© 2015 International Society for Diseases of the Esophagus.
RATIONALE - Screening for lung cancer using low-dose computed tomography (CT) reduces lung cancer mortality. However, in addition to a high rate of benign nodules, lung cancer screening detects a large number of indolent cancers that generally belong to the adenocarcinoma spectrum. Individualized management of screen-detected adenocarcinomas would be facilitated by noninvasive risk stratification.
OBJECTIVES - To validate that Computer-Aided Nodule Assessment and Risk Yield (CANARY), a novel image analysis software, successfully risk stratifies screen-detected lung adenocarcinomas based on clinical disease outcomes.
METHODS - We identified retrospective 294 eligible patients diagnosed with lung adenocarcinoma spectrum lesions in the low-dose CT arm of the National Lung Screening Trial. The last low-dose CT scan before the diagnosis of lung adenocarcinoma was analyzed using CANARY blinded to clinical data. Based on their parametric CANARY signatures, all the lung adenocarcinoma nodules were risk stratified into three groups. CANARY risk groups were compared using survival analysis for progression-free survival.
MEASUREMENTS AND MAIN RESULTS - A total of 294 patients were included in the analysis. Kaplan-Meier analysis of all the 294 adenocarcinoma nodules stratified into the Good, Intermediate, and Poor CANARY risk groups yielded distinct progression-free survival curves (P < 0.0001). This observation was confirmed in the unadjusted and adjusted (age, sex, race, and smoking status) progression-free survival analysis of all stage I cases.
CONCLUSIONS - CANARY allows the noninvasive risk stratification of lung adenocarcinomas into three groups with distinct post-treatment progression-free survival. Our results suggest that CANARY could ultimately facilitate individualized management of incidentally or screen-detected lung adenocarcinomas.
PURPOSE - Report the radiographic and magnetic resonance imaging (MRI) structural outcomes of an 18-month study of diet-induced weight loss, with or without exercise, compared to exercise alone in older, overweight and obese adults with symptomatic knee osteoarthritis (OA).
METHODS - Prospective, single-blind, randomized controlled trial that enrolled 454 overweight and obese (body mass index, BMI = 27-41 kg m(-2)) older (age ≥ 55 yrs) adults with knee pain and radiographic evidence of femorotibial OA. Participants were randomized to one of three 18-month interventions: diet-induced weight loss only (D); diet-induced weight loss plus exercise (D + E); or exercise-only control (E). X-rays (N = 325) and MRIs (N = 105) were acquired at baseline and 18 months follow-up. X-ray and MRI (cartilage thickness and semi-quantitative (SQ)) results were analyzed to compare change between groups at 18-month follow-up using analysis of covariance (ANCOVA) adjusted for baseline values, baseline BMI, and gender.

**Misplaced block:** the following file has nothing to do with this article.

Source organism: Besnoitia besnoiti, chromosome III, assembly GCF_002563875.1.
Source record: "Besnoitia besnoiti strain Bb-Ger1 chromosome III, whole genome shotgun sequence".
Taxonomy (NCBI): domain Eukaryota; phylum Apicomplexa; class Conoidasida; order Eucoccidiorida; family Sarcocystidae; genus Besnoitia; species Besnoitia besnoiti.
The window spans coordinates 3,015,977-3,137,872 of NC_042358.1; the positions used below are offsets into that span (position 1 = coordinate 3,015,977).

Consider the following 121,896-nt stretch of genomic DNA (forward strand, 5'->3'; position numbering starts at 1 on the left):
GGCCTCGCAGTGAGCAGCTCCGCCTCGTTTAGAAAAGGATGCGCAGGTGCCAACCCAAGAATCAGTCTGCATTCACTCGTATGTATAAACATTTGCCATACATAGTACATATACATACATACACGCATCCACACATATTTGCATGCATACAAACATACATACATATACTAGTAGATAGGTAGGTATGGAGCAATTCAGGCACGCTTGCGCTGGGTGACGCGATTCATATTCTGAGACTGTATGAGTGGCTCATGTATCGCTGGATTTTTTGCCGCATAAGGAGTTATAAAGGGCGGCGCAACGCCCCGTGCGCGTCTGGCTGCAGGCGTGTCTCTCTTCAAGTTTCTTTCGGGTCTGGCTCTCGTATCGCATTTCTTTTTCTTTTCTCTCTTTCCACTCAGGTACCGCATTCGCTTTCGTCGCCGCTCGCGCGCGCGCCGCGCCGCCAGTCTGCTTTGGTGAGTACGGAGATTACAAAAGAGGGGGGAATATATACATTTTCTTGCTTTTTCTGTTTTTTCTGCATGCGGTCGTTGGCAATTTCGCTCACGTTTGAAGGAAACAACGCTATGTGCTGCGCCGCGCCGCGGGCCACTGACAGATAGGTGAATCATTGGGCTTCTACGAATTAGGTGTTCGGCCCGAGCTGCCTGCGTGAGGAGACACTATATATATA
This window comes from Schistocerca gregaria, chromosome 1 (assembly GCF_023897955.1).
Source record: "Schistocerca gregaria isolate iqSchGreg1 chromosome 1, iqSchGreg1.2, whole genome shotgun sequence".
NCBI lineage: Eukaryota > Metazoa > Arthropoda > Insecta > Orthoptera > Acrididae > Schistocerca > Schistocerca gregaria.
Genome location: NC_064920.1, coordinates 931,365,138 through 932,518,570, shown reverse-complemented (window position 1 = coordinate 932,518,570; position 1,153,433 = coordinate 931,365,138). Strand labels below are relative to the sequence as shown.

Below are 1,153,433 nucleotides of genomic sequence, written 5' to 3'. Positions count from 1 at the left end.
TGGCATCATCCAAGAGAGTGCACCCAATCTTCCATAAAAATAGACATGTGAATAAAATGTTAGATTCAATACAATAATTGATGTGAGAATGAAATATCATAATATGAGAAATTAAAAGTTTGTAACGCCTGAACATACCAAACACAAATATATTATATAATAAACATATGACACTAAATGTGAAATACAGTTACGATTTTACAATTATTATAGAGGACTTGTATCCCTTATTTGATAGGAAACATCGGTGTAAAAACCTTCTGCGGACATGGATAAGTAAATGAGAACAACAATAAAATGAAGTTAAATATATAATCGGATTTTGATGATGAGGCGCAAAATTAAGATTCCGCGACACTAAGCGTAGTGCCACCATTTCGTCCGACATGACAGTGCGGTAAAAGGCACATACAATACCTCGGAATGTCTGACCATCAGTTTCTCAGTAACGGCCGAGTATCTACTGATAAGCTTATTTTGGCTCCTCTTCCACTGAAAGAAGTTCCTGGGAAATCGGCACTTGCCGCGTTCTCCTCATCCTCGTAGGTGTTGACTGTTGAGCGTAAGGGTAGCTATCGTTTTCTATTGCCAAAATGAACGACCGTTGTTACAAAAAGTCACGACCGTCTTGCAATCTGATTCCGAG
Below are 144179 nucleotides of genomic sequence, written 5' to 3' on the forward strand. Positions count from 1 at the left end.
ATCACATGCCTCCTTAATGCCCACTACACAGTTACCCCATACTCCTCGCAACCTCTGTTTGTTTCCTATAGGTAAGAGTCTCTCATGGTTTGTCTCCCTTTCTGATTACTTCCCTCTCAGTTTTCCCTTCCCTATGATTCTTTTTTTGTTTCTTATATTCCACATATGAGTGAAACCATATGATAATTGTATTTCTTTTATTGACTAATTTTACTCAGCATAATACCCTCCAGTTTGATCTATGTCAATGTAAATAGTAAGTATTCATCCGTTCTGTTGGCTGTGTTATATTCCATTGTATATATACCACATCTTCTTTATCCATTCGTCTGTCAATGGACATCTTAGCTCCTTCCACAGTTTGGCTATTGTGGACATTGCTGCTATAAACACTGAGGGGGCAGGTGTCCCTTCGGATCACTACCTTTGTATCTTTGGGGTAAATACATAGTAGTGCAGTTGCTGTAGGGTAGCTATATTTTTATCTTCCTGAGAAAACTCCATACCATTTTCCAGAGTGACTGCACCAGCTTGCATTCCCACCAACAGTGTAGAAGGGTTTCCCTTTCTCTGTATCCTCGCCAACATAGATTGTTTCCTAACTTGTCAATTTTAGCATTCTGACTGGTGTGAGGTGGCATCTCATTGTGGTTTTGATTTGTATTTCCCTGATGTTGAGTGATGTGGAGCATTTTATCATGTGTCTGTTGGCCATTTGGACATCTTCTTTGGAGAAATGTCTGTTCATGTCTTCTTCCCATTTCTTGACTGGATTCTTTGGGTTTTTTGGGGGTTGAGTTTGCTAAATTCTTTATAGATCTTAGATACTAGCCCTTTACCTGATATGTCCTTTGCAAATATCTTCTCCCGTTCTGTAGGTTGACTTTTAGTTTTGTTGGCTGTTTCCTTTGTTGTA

RESULTS - Mean baseline descriptive characteristics of the cohort included: age, 65.6 yrs; BMI 33.6 kg m(-2); 72% female; 81% white. There was no significant difference between groups in joint space width (JSW) loss; D -0.07 (SE 0.22) mm, D + E -0.27 (SE 0.22) mm and E -0.16 (SE 0.24) mm (P = 0.79). There was also no significant difference in MRI cartilage loss between groups; D -0.10(0.05) mm, D + E -0.13(0.04) mm and E -0.05(0.04) mm (P = 0.42).
CONCLUSION - Despite the potent effects of weight loss in this study on symptoms as well as mechanistic outcomes (such as joint compressive force and markers of inflammation), there was no statistically significant difference between the three active interventions on the rate of structural progression either on X-ray or MRI over 18-months.
Copyright © 2015 Osteoarthritis Research Society International. Published by Elsevier Ltd. All rights reserved.
OBJECTIVE - Reported rates of hypoglycemia in patients with type 2 diabetes mellitus are lower with glimepiride as compared to glyburide. The aim of this study was to determine whether physiologic differences in counterregulatory neuroendocrine and metabolic mechanisms during hypoglycemia provide a basis for the observed clinical differences between glimepiride and glyburide.
RESEARCH DESIGN AND METHODS - Non-diabetic volunteers (age 38±2years, BMI 26±1kg/m(2)) were studied in a single-blind fashion during separate 2day randomized protocols consisting of 2h hyperinsulinemic (9pmol/kg/min) euglycemic (4.9±0.1mmol) and hypoglycemic (2.9±0.1mmol/L) clamps. Individuals received biologically equivalent doses of glimepiride (4mg) or glyburide (10mg) 1h prior to each glucose clamp (n=11) as well as a control group of placebo studies. Glucose kinetics were calculated using D-Glucose-6-6d2.